Do customer communities develop organically or do they exist by design?

If your customers are extremely passionate about your product the community can develop spontaneously. You’ll see small groups emerging on LinkedIn, Facebook and people tweeting with your product name included as a hashtag.  Realistically, getting your community to a critical level of activity will require some effort.  You will have to provide the platforms where people can interact (forums, Facebook pages, etc.) and you will need to assign at least one resource to own the initiative, the common job title is ‘community manager’.

Should I build my community on my own website or on social networks?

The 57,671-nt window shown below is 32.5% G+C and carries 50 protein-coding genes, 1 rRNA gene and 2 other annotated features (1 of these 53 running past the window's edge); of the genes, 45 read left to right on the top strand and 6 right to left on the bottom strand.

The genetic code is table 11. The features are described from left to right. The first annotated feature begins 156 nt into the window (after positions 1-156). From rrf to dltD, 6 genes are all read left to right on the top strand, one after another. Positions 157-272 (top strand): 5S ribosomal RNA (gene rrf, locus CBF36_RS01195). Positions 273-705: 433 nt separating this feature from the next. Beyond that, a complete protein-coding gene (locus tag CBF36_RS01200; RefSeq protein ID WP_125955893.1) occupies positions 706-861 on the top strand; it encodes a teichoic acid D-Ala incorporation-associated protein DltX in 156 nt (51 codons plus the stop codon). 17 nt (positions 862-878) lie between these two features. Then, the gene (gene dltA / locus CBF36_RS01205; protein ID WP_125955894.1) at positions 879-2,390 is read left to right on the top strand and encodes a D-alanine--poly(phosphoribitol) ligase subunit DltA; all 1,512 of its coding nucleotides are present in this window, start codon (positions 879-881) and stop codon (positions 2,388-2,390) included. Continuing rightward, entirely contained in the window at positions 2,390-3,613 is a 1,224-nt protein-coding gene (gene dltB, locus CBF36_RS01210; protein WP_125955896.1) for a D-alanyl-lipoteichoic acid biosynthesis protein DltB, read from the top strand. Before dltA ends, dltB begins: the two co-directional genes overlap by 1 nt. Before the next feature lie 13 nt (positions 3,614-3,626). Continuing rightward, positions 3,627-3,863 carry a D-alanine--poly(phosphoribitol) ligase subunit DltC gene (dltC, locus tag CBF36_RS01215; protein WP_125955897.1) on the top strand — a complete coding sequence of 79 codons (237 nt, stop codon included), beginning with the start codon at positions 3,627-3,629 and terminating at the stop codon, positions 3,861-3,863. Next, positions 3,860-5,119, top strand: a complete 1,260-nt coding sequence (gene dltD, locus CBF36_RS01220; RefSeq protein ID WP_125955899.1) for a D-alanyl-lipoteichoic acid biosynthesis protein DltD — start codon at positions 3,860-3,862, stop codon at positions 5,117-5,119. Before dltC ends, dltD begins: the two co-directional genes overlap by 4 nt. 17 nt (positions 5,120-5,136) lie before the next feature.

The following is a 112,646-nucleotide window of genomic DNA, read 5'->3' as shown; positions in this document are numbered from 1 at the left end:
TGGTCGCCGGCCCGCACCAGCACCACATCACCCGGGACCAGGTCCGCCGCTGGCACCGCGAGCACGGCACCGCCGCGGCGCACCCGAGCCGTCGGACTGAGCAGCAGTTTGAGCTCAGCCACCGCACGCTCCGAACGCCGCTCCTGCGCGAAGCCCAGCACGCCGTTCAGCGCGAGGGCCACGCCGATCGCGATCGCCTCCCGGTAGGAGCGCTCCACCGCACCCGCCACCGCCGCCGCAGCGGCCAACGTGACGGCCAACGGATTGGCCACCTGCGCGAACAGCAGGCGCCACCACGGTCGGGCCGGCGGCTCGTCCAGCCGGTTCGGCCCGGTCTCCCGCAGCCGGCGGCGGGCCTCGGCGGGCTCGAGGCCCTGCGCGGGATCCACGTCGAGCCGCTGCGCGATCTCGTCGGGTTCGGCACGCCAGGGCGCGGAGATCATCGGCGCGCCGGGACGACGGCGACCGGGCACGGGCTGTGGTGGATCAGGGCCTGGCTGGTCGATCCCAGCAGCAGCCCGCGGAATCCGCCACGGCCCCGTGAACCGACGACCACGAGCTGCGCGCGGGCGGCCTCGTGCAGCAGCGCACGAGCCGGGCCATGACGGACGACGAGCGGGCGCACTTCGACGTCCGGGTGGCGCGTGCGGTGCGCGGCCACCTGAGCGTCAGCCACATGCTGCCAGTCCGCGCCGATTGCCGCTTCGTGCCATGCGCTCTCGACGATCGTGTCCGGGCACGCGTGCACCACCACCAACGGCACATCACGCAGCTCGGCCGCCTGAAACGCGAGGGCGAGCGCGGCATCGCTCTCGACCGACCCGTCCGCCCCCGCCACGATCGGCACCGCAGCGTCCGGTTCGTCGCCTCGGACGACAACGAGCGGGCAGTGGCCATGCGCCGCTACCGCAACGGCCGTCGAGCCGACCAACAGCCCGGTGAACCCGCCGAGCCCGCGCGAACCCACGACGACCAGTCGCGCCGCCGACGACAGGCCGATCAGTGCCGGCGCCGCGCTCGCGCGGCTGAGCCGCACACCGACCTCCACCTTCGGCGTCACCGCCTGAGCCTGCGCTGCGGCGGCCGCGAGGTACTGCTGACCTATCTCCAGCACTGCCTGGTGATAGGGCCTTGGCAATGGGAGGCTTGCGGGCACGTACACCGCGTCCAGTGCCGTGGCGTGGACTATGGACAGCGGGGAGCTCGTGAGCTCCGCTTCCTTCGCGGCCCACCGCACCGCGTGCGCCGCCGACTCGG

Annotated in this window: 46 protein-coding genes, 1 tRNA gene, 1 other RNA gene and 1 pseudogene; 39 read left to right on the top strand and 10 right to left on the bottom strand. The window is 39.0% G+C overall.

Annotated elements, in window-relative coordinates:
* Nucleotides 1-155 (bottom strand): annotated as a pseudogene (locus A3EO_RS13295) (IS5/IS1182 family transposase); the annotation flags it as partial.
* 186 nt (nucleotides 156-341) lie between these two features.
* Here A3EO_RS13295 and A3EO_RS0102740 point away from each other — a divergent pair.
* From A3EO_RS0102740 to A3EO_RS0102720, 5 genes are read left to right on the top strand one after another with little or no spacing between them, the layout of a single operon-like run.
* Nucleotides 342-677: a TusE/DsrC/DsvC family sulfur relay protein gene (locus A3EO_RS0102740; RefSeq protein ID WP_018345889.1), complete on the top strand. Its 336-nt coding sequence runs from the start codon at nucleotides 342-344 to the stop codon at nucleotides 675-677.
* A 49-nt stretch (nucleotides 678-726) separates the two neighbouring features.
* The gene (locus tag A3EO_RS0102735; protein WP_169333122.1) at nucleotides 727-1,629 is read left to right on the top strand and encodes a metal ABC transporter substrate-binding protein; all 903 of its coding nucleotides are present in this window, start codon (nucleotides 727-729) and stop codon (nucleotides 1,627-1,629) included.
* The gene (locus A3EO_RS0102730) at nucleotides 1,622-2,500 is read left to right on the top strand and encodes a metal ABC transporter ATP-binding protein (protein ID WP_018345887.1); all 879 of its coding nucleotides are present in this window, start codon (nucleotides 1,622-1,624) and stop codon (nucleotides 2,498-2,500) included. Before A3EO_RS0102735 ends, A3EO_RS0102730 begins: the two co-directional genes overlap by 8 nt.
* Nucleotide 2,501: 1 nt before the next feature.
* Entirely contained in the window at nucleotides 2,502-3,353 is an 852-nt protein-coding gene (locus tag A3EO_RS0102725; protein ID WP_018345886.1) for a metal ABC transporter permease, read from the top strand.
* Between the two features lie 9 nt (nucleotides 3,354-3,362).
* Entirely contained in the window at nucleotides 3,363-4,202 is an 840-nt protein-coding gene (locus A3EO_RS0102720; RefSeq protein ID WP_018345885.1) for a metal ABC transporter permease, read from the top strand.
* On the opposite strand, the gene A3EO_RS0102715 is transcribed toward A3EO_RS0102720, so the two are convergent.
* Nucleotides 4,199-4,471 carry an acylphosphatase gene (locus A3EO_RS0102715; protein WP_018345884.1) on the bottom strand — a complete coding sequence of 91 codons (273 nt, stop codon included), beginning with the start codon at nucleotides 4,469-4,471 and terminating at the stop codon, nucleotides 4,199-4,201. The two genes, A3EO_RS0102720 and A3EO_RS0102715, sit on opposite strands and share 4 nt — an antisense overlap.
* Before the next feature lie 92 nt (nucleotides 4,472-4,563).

Networks like Facebook are great for finding your customers and it’s very easy to get something started.  On the other hand,  by focusing the community on your own website, you will exert more control, you will own the data and you can ensure that everything is consistent with your brand both in terms of how things look and in terms of the kind of content that is being created. Boat Manufacturer, Rinker, launched a community on its website after they found that customer was having conversations in various different places and this dilution was making it hard for customers to develop a sense of community.  Further, social media platforms aren’t designed for customer communities. In the screenshot below we can see a response to a promo that Costco posted to Facebook. The next day a customer asks an off-topic question. There is no clear way for this user to ask such a question on a Facebook page and it takes two days for a Costco representative to answer. If Costco had a customer community on its website, you can bet another customer would have chimed in within minutes.